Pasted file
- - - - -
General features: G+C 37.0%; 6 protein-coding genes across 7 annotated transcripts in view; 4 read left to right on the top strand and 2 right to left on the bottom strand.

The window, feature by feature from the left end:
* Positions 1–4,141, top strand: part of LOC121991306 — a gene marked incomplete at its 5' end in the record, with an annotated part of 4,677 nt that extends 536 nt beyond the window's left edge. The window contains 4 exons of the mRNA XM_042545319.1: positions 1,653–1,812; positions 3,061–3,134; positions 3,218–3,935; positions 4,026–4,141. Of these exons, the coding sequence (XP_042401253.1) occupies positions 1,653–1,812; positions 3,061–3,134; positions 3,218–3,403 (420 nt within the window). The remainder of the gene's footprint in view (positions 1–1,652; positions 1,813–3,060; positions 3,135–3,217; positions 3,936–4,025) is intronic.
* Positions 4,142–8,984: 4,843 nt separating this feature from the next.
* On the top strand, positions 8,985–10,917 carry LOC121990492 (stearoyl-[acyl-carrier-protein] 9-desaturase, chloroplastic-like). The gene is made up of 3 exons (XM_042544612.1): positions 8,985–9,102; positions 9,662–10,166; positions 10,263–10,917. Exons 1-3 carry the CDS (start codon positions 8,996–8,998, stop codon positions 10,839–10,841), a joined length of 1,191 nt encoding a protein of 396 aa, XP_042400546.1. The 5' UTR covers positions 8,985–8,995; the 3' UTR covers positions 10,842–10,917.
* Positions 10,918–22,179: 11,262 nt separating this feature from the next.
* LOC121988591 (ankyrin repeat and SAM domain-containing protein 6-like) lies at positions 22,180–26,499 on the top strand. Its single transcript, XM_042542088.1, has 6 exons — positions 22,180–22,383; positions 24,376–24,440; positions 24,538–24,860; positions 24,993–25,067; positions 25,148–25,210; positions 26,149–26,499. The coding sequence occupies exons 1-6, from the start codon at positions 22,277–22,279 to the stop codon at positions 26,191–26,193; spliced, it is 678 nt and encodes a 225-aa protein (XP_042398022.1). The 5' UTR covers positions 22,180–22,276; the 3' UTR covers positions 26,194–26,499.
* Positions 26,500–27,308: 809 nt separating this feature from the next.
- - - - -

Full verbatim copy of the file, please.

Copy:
General features: G+C 37.0%; 6 protein-coding genes across 7 annotated transcripts in view; 4 read left to right on the top strand and 2 right to left on the bottom strand.

The window, feature by feature from the left end:
* Positions 1–4,141, top strand: part of LOC121991306 — a gene marked incomplete at its 5' end in the record, with an annotated part of 4,677 nt that extends 536 nt beyond the window's left edge. The window contains 4 exons of the mRNA XM_042545319.1: positions 1,653–1,812; positions 3,061–3,134; positions 3,218–3,935; positions 4,026–4,141. Of these exons, the coding sequence (XP_042401253.1) occupies positions 1,653–1,812; positions 3,061–3,134; positions 3,218–3,403 (420 nt within the window). The remainder of the gene's footprint in view (positions 1–1,652; positions 1,813–3,060; positions 3,135–3,217; positions 3,936–4,025) is intronic.
* Positions 4,142–8,984: 4,843 nt separating this feature from the next.
* On the top strand, positions 8,985–10,917 carry LOC121990492 (stearoyl-[acyl-carrier-protein] 9-desaturase, chloroplastic-like). The gene is made up of 3 exons (XM_042544612.1): positions 8,985–9,102; positions 9,662–10,166; positions 10,263–10,917. Exons 1-3 carry the CDS (start codon positions 8,996–8,998, stop codon positions 10,839–10,841), a joined length of 1,191 nt encoding a protein of 396 aa, XP_042400546.1. The 5' UTR covers positions 8,985–8,995; the 3' UTR covers positions 10,842–10,917.
* Positions 10,918–22,179: 11,262 nt separating this feature from the next.
* LOC121988591 (ankyrin repeat and SAM domain-containing protein 6-like) lies at positions 22,180–26,499 on the top strand. Its single transcript, XM_042542088.1, has 6 exons — positions 22,180–22,383; positions 24,376–24,440; positions 24,538–24,860; positions 24,993–25,067; positions 25,148–25,210; positions 26,149–26,499. The coding sequence occupies exons 1-6, from the start codon at positions 22,277–22,279 to the stop codon at positions 26,191–26,193; spliced, it is 678 nt and encodes a 225-aa protein (XP_042398022.1). The 5' UTR covers positions 22,180–22,276; the 3' UTR covers positions 26,194–26,499.
* Positions 26,500–27,308: 809 nt separating this feature from the next.